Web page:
Jun 19, 2013

Instead of making hunger history, India's Food Security bill is for posterity.

Will India's proposed Food Security bill ever put an end to such queues for food?  

Several years ago I and Dr M S Swaminathan were speaking at a conference on hunger at Rome. Also speaking at one of the session was the Brazilian Minister for Zero Hunger Programme, the dream programme of ex-President Luiz Inácio Lula da Silva. After he had listened to us, he sat down with us to know of how India was battling hunger, specially the way India was managing its food self-sufficiency and the massive food procurement programme.

Yesterday, when I read the news report No hunger in Brazil by 2015 (IPS, June 19, 2013 http://www.ipsnews.net/2013/06/no-hunger-in-brazil-by-2015/) I was reminded of the ability of the Brazilian leadership to learn from others, and draw up a programme to fight hunger based on the central premise:  supporting family farms – which currently provide 70 percent of the food eaten by Brazilians – is central to poverty alleviation.

It is really heartening to know that ever since Brazil launched the Zero Hunger programme in 2001, it has pulled out 30-40 million people from poverty. While Brazil promises to remove hunger by 2015, there is no such clarity and promise being doled out under the ambitious National Food Security bill in India. To me it seems that while Brazil's Zero Hunger was time-bound and aimed at making hunger history, India's food security bill is simply targetted at the 2014 and 2019 elections, and is there for posterity.

India's proposed food security bill therefore is a lost opportunity. Sonia Gandhi did provide a historic opportunity for the National Advisory Council (NAC) to come up with a proposal to fight hunger in such a meaningful way that makes hunger history. But the opportunity was squandered. I would have been keenly looking for a policy programme which could have spelled out how much hunger would go away in the next five years, in the next 10 years, in the next 15 years and so on. The proposed law could have been easily designed in a manner that aims to remove hunger once for all rather than keep the majority population dependent on food doles for all times to come. An economically viable and sustainable agriculture should have been at the centre of the food security programme. With nearly 2,500 farmers quitting agriculture every day, and nowhere to go, the scourge of hunger is only going to multiply.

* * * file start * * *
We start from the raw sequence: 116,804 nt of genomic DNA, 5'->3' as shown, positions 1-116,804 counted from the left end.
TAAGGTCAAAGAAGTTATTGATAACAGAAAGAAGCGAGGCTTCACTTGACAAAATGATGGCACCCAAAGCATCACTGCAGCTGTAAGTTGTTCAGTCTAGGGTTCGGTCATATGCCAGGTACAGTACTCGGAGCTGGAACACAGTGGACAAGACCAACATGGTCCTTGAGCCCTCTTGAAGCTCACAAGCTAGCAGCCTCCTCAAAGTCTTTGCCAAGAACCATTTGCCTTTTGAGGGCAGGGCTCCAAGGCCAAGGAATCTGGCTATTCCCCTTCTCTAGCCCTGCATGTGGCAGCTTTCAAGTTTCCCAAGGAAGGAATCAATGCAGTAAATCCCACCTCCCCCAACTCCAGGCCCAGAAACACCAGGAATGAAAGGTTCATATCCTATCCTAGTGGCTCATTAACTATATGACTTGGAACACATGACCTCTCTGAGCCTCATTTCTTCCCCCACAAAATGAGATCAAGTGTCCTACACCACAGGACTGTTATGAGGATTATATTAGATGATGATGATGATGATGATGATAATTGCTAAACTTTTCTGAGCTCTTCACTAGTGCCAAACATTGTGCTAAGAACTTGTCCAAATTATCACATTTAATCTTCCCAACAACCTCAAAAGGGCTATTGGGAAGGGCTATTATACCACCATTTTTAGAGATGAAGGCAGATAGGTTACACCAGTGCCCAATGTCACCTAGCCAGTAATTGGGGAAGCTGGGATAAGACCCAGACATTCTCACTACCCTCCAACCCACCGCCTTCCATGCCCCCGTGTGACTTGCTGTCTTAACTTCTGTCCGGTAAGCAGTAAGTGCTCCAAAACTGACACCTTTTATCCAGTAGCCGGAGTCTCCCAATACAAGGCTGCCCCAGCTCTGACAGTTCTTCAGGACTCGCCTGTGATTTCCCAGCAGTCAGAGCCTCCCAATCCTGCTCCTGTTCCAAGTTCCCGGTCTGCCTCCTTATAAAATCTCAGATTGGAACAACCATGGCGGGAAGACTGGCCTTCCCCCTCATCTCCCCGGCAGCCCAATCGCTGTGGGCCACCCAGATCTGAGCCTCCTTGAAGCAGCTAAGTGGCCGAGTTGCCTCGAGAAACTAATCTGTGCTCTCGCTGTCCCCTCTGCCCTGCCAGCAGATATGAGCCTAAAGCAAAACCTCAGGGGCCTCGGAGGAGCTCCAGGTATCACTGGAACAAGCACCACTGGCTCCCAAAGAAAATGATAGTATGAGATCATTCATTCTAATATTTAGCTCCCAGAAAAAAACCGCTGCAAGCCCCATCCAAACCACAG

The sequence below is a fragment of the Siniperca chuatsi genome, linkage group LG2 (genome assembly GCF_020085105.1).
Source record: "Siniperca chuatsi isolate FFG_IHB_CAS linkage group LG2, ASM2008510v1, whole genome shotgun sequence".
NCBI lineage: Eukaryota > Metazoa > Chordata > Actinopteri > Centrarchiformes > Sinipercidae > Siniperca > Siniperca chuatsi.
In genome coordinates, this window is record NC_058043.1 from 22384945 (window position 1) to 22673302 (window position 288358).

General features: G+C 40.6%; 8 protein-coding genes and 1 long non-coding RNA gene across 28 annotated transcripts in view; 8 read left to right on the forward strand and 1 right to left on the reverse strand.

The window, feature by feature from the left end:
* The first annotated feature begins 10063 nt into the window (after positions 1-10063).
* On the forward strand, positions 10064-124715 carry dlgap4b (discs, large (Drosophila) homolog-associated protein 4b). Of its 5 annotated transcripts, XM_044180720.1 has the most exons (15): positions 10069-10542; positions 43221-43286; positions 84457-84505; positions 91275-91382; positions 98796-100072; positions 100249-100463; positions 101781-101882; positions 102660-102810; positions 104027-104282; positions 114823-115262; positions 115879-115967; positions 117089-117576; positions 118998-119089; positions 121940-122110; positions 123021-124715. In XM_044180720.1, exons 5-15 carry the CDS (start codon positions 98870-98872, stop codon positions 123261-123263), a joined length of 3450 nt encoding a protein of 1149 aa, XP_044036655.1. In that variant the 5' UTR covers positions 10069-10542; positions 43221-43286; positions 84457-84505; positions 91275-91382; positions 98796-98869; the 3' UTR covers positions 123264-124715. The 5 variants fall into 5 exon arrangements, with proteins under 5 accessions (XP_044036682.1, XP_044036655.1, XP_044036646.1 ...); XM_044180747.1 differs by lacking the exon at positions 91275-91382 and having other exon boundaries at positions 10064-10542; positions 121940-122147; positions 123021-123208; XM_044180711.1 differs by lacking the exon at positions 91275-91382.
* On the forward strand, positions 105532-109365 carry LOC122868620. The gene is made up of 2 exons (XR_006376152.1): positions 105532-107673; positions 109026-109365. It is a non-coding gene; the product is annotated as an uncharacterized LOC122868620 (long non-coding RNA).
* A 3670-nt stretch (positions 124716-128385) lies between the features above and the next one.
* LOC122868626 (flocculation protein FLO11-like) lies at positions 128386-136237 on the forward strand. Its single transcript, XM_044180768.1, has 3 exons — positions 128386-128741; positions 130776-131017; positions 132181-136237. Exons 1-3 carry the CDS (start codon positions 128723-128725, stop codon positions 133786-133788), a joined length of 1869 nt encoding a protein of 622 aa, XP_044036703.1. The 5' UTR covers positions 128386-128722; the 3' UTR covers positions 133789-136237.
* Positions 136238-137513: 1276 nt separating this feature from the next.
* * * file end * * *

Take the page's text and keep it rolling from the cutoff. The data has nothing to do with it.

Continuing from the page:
Meanwhile, I find a lot of excitement among the educated elite over the possibility of launching cash transfers for food. While I have already spelled out how cash transfers will hot at the very foundations of agriculture and food self-sufficiency, news reports of US Senate crackdown on the abuse of food stamps programme is quite unnerving. Just to quote from one news report: "The hearings follow last month's shocking audit by Bump's office showing millions in welfare benefits going to more than 1,100 dead people. Linsky's committee is also investigating the $ 100,000 in welfare benefits given to the family of marathon bomber Tamerian Tsarnaev. The farm bill, passed 66-27 by the US Senate last week, also calls for blocking college students from collecting SNAP benefits if their families are not considered low income; targeting retailers who traffic in EBT cards and forbidding liquor stores ad tobacco shops from accepting food stamps." (Food stamps and the lottery, http://foxmuldar-conservative-thinker.blogspot.in/2013/06/food-stamps-and-lottery.html).

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